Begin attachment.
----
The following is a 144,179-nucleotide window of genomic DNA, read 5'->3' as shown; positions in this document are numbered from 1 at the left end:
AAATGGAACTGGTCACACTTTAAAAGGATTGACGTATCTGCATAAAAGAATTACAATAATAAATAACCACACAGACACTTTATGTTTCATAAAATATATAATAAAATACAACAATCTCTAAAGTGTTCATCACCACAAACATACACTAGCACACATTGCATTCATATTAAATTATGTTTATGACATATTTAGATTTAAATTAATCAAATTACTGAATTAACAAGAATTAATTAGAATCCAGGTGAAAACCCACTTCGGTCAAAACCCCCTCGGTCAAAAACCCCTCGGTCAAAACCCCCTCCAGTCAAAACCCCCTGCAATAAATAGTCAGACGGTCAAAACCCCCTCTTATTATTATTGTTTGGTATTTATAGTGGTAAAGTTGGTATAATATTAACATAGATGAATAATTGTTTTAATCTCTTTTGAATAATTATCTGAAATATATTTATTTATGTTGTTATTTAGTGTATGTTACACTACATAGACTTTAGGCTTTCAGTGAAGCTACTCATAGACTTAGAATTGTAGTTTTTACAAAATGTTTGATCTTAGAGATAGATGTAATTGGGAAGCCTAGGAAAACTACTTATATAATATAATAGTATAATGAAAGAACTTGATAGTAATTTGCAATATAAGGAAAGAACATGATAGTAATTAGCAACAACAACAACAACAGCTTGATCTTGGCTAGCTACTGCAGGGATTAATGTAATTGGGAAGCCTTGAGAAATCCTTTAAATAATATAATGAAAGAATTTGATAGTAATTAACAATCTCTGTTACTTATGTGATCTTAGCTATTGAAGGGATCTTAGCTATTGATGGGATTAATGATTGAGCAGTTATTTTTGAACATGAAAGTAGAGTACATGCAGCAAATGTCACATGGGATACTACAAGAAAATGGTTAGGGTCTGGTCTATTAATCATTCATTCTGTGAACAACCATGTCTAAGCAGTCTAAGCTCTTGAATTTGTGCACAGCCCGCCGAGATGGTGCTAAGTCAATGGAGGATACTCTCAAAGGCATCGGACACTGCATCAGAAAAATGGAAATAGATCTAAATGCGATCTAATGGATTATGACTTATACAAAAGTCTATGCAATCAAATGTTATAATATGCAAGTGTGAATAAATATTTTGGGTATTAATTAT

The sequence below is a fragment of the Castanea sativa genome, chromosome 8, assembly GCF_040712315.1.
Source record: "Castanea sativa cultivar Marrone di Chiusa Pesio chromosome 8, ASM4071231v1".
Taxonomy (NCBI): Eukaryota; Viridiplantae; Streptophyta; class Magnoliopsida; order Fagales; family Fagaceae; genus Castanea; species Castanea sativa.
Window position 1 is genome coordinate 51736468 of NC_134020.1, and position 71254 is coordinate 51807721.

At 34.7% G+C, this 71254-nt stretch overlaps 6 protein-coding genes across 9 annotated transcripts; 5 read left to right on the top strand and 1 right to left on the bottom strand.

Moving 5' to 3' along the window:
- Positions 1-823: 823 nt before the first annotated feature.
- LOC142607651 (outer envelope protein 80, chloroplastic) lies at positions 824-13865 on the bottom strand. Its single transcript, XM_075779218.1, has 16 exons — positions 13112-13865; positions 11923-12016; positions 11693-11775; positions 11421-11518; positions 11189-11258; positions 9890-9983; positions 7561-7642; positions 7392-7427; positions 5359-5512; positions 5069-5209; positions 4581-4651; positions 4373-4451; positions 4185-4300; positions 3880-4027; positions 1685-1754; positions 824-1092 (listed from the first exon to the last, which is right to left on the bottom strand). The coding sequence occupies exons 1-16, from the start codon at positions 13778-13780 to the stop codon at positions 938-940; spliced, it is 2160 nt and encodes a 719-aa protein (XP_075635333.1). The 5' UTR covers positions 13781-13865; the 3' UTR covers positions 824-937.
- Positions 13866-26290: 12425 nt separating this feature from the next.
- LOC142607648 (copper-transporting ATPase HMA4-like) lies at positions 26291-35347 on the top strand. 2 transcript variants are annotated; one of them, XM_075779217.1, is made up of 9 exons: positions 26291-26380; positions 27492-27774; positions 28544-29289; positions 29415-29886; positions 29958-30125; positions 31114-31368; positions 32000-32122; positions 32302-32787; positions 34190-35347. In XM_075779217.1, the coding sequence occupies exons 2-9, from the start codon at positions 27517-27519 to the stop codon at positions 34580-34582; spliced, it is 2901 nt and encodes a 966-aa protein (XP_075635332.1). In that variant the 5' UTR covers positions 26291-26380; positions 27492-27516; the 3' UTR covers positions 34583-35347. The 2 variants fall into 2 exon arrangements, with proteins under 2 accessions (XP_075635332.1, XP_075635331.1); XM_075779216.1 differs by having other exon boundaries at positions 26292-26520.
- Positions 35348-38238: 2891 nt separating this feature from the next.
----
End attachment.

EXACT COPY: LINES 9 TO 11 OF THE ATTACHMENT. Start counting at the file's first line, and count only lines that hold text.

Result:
- Positions 1-823: 823 nt before the first annotated feature.
- LOC142607651 (outer envelope protein 80, chloroplastic) lies at positions 824-13865 on the bottom strand. Its single transcript, XM_075779218.1, has 16 exons — positions 13112-13865; positions 11923-12016; positions 11693-11775; positions 11421-11518; positions 11189-11258; positions 9890-9983; positions 7561-7642; positions 7392-7427; positions 5359-5512; positions 5069-5209; positions 4581-4651; positions 4373-4451; positions 4185-4300; positions 3880-4027; positions 1685-1754; positions 824-1092 (listed from the first exon to the last, which is right to left on the bottom strand). The coding sequence occupies exons 1-16, from the start codon at positions 13778-13780 to the stop codon at positions 938-940; spliced, it is 2160 nt and encodes a 719-aa protein (XP_075635333.1). The 5' UTR covers positions 13781-13865; the 3' UTR covers positions 824-937.
- Positions 13866-26290: 12425 nt separating this feature from the next.